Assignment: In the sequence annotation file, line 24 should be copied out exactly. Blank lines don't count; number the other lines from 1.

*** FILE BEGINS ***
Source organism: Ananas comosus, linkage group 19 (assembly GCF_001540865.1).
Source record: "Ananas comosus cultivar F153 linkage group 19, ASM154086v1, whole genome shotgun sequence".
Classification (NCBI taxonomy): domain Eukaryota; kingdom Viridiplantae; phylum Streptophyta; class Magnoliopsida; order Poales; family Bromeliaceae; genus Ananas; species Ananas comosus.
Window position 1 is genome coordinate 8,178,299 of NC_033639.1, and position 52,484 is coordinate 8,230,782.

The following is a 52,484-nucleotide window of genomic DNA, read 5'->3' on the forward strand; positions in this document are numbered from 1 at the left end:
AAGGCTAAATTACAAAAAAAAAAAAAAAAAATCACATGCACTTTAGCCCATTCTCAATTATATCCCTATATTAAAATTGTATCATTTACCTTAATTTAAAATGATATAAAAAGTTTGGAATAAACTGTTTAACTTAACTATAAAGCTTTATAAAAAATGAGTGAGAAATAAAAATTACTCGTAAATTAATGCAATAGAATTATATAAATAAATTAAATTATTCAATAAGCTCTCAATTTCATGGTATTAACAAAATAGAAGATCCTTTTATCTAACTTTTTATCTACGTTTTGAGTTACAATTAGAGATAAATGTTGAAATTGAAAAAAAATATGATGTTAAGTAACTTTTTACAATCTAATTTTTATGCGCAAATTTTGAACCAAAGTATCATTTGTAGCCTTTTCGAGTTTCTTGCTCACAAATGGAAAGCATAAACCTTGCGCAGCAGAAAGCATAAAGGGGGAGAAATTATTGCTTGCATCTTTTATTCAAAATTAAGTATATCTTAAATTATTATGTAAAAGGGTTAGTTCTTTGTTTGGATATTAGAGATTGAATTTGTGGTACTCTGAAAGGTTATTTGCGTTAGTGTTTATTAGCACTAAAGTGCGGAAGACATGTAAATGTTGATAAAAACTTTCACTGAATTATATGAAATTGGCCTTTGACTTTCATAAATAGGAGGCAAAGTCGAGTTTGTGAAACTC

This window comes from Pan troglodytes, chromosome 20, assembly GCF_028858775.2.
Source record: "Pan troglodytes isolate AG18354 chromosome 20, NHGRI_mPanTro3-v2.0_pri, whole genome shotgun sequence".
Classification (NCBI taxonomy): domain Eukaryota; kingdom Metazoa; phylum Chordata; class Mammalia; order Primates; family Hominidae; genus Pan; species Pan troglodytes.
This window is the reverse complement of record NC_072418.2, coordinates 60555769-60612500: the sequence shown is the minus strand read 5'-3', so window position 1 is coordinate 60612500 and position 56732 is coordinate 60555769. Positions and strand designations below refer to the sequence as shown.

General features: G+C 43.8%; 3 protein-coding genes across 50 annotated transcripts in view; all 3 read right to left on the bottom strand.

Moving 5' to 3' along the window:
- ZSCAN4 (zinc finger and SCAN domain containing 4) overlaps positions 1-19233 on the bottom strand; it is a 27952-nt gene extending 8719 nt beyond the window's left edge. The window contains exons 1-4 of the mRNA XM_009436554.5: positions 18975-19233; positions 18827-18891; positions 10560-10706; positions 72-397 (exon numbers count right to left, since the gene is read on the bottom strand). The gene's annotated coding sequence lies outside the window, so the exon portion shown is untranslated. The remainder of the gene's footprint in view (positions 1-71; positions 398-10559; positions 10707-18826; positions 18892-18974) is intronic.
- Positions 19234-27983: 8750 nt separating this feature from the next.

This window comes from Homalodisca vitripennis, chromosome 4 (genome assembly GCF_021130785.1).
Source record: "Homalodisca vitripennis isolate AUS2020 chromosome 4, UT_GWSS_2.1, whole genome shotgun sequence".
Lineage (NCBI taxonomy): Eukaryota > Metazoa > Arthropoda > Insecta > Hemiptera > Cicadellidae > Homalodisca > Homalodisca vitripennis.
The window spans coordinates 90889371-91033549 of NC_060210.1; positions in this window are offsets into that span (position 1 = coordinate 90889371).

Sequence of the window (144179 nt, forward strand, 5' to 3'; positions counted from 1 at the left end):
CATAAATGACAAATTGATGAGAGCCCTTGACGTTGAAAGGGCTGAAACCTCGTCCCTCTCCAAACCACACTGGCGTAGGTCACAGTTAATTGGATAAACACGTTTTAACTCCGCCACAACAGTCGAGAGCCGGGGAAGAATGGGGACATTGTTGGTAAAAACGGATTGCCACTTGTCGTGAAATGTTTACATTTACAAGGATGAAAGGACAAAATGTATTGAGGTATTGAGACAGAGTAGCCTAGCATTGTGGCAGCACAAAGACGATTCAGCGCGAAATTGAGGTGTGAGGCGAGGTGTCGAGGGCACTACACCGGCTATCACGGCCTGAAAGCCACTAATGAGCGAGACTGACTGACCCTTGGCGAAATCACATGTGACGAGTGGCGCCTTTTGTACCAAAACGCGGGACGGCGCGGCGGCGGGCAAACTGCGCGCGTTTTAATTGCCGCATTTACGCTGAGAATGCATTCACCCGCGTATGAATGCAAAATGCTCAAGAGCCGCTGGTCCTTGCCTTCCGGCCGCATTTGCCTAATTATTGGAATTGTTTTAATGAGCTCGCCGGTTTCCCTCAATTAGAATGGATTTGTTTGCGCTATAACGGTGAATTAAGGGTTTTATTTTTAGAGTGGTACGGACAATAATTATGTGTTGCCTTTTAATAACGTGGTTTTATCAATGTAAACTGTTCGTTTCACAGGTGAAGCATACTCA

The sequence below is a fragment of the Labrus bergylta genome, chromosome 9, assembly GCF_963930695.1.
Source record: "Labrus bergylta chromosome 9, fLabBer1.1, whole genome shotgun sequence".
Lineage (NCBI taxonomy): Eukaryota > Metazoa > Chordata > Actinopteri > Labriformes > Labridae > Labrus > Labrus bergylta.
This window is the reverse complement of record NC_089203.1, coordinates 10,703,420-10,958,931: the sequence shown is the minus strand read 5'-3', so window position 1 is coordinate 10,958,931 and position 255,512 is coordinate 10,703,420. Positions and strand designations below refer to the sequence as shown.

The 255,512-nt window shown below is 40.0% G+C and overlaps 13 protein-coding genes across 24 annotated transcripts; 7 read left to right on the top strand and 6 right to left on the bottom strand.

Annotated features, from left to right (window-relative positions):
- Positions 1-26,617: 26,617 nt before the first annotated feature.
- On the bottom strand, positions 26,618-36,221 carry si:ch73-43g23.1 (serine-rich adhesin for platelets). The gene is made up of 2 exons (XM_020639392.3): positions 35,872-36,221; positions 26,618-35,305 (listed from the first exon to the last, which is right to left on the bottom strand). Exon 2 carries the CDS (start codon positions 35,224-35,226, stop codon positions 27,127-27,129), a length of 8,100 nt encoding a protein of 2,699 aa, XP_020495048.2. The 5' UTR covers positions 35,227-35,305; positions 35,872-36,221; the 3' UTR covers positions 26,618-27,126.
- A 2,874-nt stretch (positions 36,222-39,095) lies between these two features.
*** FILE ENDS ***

This window is the reverse complement of record NC_089203.1, coordinates 10,703,420-10,958,931: the sequence shown is the minus strand read 5'-3', so window position 1 is coordinate 10,958,931 and position 255,512 is coordinate 10,703,420. Positions and strand designations below refer to the sequence as shown.